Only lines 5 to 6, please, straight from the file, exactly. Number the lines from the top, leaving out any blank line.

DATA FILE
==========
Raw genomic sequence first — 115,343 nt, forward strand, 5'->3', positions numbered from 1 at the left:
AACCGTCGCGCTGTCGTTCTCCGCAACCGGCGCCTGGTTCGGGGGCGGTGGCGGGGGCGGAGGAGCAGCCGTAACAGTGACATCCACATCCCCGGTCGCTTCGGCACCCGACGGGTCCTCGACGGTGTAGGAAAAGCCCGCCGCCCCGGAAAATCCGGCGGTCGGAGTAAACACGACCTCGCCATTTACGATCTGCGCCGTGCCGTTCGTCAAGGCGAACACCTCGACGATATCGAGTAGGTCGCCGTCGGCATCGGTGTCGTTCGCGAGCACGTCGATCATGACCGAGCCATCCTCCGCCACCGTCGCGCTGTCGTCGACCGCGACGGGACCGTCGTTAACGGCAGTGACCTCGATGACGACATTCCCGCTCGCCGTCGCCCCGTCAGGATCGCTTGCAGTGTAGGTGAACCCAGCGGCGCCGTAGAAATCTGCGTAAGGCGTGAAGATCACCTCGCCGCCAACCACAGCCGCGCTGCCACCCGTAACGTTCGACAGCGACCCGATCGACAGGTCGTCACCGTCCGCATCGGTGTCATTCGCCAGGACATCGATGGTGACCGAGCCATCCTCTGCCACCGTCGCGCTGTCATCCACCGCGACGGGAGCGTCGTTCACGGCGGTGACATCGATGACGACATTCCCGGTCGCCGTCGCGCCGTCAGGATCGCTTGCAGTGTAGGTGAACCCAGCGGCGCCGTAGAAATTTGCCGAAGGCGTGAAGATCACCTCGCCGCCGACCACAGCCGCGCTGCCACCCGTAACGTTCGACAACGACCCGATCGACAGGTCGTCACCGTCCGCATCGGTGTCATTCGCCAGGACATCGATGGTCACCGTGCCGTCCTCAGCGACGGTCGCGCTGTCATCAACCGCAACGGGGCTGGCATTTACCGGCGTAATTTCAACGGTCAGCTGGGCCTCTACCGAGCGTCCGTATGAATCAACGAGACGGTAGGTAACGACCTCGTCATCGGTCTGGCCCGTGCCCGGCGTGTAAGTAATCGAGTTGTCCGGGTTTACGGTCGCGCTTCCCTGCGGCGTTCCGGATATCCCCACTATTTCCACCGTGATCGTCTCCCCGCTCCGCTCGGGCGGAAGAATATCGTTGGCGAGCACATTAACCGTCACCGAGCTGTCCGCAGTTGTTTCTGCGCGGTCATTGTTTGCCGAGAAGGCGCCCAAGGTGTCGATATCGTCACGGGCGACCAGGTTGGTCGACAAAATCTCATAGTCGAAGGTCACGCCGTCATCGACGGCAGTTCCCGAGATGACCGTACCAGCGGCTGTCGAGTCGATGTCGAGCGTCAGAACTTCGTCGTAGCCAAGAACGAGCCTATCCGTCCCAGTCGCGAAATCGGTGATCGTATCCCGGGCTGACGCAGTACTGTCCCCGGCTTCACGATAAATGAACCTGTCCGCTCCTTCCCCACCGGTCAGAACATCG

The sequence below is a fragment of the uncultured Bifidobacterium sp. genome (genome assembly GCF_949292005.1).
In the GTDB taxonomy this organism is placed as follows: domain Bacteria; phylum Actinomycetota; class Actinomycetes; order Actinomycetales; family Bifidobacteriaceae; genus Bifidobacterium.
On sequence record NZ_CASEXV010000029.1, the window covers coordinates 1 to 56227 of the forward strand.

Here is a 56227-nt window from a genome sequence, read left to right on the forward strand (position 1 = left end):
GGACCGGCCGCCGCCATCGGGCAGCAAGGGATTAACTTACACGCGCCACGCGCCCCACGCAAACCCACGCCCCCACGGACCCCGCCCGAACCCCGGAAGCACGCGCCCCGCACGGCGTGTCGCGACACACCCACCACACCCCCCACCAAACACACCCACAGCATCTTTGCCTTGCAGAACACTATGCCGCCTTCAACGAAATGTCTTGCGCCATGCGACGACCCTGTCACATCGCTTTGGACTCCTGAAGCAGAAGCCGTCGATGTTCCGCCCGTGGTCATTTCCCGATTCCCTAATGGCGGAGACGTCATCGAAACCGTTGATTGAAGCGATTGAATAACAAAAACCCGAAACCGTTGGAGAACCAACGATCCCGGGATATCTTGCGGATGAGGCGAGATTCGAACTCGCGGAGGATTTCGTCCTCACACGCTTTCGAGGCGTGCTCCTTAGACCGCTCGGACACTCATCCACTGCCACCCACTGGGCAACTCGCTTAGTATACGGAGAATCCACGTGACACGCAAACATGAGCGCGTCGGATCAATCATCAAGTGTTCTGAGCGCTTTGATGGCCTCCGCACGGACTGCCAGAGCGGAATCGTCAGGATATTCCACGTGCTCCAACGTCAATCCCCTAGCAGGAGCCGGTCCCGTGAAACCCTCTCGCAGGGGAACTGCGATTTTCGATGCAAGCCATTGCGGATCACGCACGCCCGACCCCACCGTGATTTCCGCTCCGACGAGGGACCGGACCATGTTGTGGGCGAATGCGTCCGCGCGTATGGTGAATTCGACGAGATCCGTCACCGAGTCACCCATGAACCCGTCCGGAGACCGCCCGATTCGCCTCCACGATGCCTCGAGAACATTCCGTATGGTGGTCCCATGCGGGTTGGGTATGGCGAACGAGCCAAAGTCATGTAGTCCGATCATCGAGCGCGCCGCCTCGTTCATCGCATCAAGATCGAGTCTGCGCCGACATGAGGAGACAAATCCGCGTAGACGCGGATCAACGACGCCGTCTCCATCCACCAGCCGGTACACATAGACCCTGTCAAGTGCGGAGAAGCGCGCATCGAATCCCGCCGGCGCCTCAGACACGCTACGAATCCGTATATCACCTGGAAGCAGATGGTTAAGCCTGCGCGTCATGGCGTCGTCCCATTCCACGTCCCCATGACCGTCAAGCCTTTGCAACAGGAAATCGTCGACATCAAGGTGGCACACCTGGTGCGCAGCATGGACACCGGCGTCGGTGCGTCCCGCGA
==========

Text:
On sequence record NZ_CASEXV010000029.1, the window covers coordinates 1 to 56227 of the forward strand.

Here is a 56227-nt window from a genome sequence, read left to right on the forward strand (position 1 = left end):